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Jonathan Walton

Black televangelism is a catchall category to describe a range of Protestant and predominantly evangelical ministries that utilize television and/or Webcasts as the primary means of Christian proselytization. This form of religious expression exploded in the final quarter of the twentieth century and propelled the cultural celebrity and spiritual authority of leading televangelists such as Bishop T. D. Jakes and Creflo and Taffi Dollar. Hollywood motion pictures, gospel stage plays, and bestselling publications are just a few of the outgrowths of this ministry form.

Greater inclusion of African American evangelists on white owned conservative Christian networks such as Pat Robertson s Christian Broadcasting Network and Paul and Jan Crouch s Trinity Broadcasting Network can account for in part the expanded opportunities and increased visibility of select African American evangelists Couple this with the expansion of cable networks catering to primarily African American audiences such as Black Entertainment Television and ...


Lois Bellamy

gospel singer, songwriter, pianist, actor, and humanitarian, was born in San Antonio, Texas, to a barber and a seamstress. His parents’ names are not recorded. He sang his first song at the age of five and began singing, as a teenager, at the Refugee Church of Our Lord Jesus Christ in San Antonio. He also began studying classical piano at the same age. Dixon attended a local Catholic college on a scholarship but dropped out to pursue a music career. He began touring at seventeen and played black churches in California, Texas, and Louisiana.

Dixon was introduced to gospel music in his youth when his group performed at a theater in south Texas City, where gospel icon James Cleveland was in the audience Cleveland liked Dixon and persuaded him to move to Chicago as a teenager to join his group The Gospel Chimes Around ...


Born to slave parents, Rosa Horn began preaching in Evanston, Illinois, and moved to New York City in 1926 in order to expand her ministry. In 1929 she founded the Pentecostal Faith Church for All Nations, which was also known as the Mount Calvary Pentecostal Faith Church.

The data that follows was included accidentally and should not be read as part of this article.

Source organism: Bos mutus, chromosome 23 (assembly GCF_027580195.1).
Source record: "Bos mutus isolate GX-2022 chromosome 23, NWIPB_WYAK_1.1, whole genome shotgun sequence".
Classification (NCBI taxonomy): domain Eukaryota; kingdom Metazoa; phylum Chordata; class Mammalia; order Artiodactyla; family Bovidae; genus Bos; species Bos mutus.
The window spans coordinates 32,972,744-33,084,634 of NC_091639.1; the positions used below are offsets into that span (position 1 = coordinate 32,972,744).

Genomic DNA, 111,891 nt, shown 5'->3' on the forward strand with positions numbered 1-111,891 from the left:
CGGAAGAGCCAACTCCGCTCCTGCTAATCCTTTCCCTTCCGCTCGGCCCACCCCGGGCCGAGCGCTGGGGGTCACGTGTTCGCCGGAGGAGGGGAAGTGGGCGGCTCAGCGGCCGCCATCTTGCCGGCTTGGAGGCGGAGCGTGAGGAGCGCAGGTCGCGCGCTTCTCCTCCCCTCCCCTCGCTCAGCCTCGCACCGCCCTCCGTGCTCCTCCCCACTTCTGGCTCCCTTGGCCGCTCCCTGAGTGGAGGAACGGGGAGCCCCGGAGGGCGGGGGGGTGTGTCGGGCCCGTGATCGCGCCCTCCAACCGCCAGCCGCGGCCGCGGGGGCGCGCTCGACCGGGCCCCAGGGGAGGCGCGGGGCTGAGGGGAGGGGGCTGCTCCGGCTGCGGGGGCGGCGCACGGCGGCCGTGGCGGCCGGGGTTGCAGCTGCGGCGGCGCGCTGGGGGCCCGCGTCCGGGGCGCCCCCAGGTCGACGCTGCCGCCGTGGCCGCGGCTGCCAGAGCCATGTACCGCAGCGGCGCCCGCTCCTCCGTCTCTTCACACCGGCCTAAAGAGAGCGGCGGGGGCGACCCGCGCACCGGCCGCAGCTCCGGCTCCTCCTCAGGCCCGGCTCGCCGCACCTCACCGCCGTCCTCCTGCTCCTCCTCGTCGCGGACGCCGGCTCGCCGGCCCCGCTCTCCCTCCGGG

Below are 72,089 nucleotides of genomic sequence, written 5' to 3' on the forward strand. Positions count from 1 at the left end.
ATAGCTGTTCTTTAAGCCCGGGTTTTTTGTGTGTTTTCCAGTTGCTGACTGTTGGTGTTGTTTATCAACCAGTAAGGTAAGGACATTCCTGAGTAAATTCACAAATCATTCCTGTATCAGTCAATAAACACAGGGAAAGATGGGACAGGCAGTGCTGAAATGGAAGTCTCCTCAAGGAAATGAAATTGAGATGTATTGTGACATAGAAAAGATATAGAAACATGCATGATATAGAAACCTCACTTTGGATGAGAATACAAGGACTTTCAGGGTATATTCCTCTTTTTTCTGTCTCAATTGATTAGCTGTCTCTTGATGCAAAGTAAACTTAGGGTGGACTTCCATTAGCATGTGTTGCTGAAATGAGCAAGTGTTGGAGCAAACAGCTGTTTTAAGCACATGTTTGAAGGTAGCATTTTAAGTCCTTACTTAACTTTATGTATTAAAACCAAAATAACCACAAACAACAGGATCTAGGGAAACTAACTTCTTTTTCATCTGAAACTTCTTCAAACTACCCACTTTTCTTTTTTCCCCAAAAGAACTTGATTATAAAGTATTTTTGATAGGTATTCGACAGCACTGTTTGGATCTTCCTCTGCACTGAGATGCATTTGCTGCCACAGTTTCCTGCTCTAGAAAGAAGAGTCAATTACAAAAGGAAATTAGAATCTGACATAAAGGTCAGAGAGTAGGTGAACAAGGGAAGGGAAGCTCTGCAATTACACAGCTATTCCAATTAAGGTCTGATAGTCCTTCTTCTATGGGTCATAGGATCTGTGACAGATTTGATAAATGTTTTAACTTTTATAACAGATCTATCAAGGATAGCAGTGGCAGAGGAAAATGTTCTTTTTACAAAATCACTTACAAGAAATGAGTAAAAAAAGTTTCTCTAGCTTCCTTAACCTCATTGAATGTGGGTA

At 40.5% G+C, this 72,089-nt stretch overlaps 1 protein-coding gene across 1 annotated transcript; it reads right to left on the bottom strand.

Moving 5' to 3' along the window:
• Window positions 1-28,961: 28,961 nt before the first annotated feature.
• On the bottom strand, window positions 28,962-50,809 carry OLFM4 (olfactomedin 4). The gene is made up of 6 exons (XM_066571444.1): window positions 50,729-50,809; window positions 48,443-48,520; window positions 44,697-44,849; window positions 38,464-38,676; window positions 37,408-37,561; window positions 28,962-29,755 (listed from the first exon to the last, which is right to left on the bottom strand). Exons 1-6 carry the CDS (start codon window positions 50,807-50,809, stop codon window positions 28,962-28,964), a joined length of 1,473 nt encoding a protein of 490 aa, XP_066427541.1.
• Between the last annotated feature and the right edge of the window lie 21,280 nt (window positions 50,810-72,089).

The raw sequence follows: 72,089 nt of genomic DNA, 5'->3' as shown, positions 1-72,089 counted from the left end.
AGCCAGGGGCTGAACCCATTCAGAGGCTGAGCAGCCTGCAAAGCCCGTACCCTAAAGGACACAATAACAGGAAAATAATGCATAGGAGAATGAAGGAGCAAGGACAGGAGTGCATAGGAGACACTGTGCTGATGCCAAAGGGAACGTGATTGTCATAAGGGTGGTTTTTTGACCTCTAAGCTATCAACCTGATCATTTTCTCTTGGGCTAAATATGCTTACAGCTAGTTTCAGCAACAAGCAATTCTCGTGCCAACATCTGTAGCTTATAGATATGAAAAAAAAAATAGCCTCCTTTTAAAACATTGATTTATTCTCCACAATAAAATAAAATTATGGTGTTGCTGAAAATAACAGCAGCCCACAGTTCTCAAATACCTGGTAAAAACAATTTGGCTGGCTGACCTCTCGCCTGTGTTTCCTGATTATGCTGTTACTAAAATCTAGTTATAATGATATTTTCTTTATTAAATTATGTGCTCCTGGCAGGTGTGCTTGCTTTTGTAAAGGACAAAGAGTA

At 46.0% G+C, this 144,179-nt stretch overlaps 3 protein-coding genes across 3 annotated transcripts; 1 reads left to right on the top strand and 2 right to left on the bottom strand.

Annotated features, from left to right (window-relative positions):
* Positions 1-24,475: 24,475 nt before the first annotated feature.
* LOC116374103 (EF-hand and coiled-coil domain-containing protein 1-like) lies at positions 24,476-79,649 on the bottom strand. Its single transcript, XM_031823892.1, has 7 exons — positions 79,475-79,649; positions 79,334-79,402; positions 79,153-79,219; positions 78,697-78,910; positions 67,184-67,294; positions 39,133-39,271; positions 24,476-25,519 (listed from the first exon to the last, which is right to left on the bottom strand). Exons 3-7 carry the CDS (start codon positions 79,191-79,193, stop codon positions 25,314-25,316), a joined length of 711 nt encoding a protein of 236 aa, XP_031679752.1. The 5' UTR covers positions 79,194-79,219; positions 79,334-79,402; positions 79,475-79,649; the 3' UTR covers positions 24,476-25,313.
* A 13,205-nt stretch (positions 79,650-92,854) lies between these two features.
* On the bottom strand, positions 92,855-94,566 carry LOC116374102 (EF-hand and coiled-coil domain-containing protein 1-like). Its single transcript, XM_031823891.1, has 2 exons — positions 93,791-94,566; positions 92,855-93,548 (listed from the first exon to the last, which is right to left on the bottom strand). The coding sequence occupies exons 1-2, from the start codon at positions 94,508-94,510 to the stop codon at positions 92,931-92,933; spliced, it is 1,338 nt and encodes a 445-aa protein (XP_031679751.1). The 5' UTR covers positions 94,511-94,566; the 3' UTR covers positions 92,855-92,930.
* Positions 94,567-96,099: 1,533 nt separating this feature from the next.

Horn began radio broadcasting from her Harlem congregation in 1934 and her program, You, Pray For Me Church of the Air, attracted listeners from as far as the South and the Caribbean. James Baldwin attended her church as a child, and she inspired him to become a preacher. During the Great Depression Horn opened the Gleaners' Aid Home, which provided food for the poor. From the 1940s through the 1970s, Horn focused her charitable works primarily on providing vocational and religious training to poor youth.


Jason Philip Miller

professional basketball player, member of the Harlem Globetrotters, and minister, was born George Meadow Lemon III in Wilmington, North Carolina. Neither his parents' names nor their occupations are known. When he was eleven years old, Lemon went to the local movie house and saw a short reel about Abe Saperstein's famous Harlem Globetrotters basketball team and decided that one day he would be a member. Lemon attended public school in Wilmington, where he excelled at basketball and football. In 1952, while still a high school student, he wrote the Globetrotters to request a tryout and was given one, but he failed to make the team.

That same year Lemon matriculated at Florida A M University but he spent only a few weeks there before he was drafted into the U S Army He spent two years in the service and as luck would have it was stationed ...


David Michel

gospel pianist and arranger, was born Gwendolyn Rosetta Capps in Brookport, Illinois, the daughter of Mase and Florence Capps. Gwendolyn was the fourth of six children. At an early age she manifested some musical disposition by pretending to play piano on her father's razor stand and her mother's sewing machine. Her father died in 1934 and Gwendolyn was raised by her mother. To help the promising Gwendolyn pursue a musical education, a local family donated a piano to her mother. After high school she studied classical music and piano at Southern Illinois University at Carbondale and at the Lyon & Healy Academy of Music in Chicago.

In the early 1940s she settled in Chicago, where she was introduced to gospel music while attending a service at a Shiloh Baptist Church. Chicago was then the emerging national center of black gospel music with a galaxy of stars including Thomas ...


De Witt S. Dykes